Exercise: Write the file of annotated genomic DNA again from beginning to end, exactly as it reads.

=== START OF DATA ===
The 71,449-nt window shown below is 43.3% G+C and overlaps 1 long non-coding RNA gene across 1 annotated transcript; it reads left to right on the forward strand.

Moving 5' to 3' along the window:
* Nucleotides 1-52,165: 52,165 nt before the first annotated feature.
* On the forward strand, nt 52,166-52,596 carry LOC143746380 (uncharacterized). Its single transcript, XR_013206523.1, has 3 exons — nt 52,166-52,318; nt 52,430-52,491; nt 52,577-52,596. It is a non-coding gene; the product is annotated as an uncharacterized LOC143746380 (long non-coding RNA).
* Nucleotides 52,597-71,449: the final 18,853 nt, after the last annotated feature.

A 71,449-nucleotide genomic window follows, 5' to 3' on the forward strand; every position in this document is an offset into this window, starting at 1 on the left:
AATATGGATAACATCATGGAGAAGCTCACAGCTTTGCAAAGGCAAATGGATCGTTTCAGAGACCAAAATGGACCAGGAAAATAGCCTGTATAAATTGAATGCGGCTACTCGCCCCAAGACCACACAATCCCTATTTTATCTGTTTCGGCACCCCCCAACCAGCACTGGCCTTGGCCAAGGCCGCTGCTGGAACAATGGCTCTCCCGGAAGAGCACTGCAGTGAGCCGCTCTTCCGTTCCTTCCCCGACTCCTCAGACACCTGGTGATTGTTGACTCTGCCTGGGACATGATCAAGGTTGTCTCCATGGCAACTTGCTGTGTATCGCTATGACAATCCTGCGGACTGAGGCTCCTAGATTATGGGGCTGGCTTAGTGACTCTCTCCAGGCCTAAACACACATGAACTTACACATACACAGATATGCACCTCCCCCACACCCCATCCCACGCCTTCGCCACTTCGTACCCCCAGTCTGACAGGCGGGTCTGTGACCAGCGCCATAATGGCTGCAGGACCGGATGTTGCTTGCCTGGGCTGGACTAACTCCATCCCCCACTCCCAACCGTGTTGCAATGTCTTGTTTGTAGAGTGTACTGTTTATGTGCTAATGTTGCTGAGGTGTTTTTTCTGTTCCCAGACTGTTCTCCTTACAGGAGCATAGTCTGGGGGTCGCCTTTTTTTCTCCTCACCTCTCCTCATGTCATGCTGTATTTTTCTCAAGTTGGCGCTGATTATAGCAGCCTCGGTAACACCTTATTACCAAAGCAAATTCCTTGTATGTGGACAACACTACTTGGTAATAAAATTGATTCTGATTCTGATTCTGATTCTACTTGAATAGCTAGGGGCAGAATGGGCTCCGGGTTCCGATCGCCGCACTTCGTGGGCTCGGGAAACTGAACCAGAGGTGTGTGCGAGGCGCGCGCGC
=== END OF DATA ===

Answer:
The 71,449-nt window shown below is 43.3% G+C and overlaps 1 long non-coding RNA gene across 1 annotated transcript; it reads left to right on the forward strand.

Moving 5' to 3' along the window:
* Nucleotides 1-52,165: 52,165 nt before the first annotated feature.
* On the forward strand, nt 52,166-52,596 carry LOC143746380 (uncharacterized). Its single transcript, XR_013206523.1, has 3 exons — nt 52,166-52,318; nt 52,430-52,491; nt 52,577-52,596. It is a non-coding gene; the product is annotated as an uncharacterized LOC143746380 (long non-coding RNA).
* Nucleotides 52,597-71,449: the final 18,853 nt, after the last annotated feature.

A 71,449-nucleotide genomic window follows, 5' to 3' on the forward strand; every position in this document is an offset into this window, starting at 1 on the left:
AATATGGATAACATCATGGAGAAGCTCACAGCTTTGCAAAGGCAAATGGATCGTTTCAGAGACCAAAATGGACCAGGAAAATAGCCTGTATAAATTGAATGCGGCTACTCGCCCCAAGACCACACAATCCCTATTTTATCTGTTTCGGCACCCCCCAACCAGCACTGGCCTTGGCCAAGGCCGCTGCTGGAACAATGGCTCTCCCGGAAGAGCACTGCAGTGAGCCGCTCTTCCGTTCCTTCCCCGACTCCTCAGACACCTGGTGATTGTTGACTCTGCCTGGGACATGATCAAGGTTGTCTCCATGGCAACTTGCTGTGTATCGCTATGACAATCCTGCGGACTGAGGCTCCTAGATTATGGGGCTGGCTTAGTGACTCTCTCCAGGCCTAAACACACATGAACTTACACATACACAGATATGCACCTCCCCCACACCCCATCCCACGCCTTCGCCACTTCGTACCCCCAGTCTGACAGGCGGGTCTGTGACCAGCGCCATAATGGCTGCAGGACCGGATGTTGCTTGCCTGGGCTGGACTAACTCCATCCCCCACTCCCAACCGTGTTGCAATGTCTTGTTTGTAGAGTGTACTGTTTATGTGCTAATGTTGCTGAGGTGTTTTTTCTGTTCCCAGACTGTTCTCCTTACAGGAGCATAGTCTGGGGGTCGCCTTTTTTTCTCCTCACCTCTCCTCATGTCATGCTGTATTTTTCTCAAGTTGGCGCTGATTATAGCAGCCTCGGTAACACCTTATTACCAAAGCAAATTCCTTGTATGTGGACAACACTACTTGGTAATAAAATTGATTCTGATTCTGATTCTGATTCTACTTGAATAGCTAGGGGCAGAATGGGCTCCGGGTTCCGATCGCCGCACTTCGTGGGCTCGGGAAACTGAACCAGAGGTGTGTGCGAGGCGCGCGCGC